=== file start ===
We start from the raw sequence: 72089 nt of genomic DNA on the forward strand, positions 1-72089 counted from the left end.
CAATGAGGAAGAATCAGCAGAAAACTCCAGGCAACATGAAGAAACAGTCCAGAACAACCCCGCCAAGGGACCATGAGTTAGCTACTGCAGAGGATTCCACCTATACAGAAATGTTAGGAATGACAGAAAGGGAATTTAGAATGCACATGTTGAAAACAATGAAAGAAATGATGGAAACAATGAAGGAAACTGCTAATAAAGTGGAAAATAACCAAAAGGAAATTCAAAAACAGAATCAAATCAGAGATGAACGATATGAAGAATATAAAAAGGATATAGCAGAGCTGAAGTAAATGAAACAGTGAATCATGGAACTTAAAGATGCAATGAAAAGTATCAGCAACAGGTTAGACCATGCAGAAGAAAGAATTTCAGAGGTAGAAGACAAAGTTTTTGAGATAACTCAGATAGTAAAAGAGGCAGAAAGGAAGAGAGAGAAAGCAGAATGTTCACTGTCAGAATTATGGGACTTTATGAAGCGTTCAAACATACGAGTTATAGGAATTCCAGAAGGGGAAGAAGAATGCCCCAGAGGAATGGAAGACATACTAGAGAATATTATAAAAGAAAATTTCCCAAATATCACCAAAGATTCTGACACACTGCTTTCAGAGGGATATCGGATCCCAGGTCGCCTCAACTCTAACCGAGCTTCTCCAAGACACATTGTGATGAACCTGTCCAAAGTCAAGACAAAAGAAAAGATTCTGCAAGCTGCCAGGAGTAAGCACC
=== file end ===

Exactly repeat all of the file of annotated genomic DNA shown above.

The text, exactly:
We start from the raw sequence: 72089 nt of genomic DNA on the forward strand, positions 1-72089 counted from the left end.
CAATGAGGAAGAATCAGCAGAAAACTCCAGGCAACATGAAGAAACAGTCCAGAACAACCCCGCCAAGGGACCATGAGTTAGCTACTGCAGAGGATTCCACCTATACAGAAATGTTAGGAATGACAGAAAGGGAATTTAGAATGCACATGTTGAAAACAATGAAAGAAATGATGGAAACAATGAAGGAAACTGCTAATAAAGTGGAAAATAACCAAAAGGAAATTCAAAAACAGAATCAAATCAGAGATGAACGATATGAAGAATATAAAAAGGATATAGCAGAGCTGAAGTAAATGAAACAGTGAATCATGGAACTTAAAGATGCAATGAAAAGTATCAGCAACAGGTTAGACCATGCAGAAGAAAGAATTTCAGAGGTAGAAGACAAAGTTTTTGAGATAACTCAGATAGTAAAAGAGGCAGAAAGGAAGAGAGAGAAAGCAGAATGTTCACTGTCAGAATTATGGGACTTTATGAAGCGTTCAAACATACGAGTTATAGGAATTCCAGAAGGGGAAGAAGAATGCCCCAGAGGAATGGAAGACATACTAGAGAATATTATAAAAGAAAATTTCCCAAATATCACCAAAGATTCTGACACACTGCTTTCAGAGGGATATCGGATCCCAGGTCGCCTCAACTCTAACCGAGCTTCTCCAAGACACATTGTGATGAACCTGTCCAAAGTCAAGACAAAAGAAAAGATTCTGCAAGCTGCCAGGAGTAAGCACC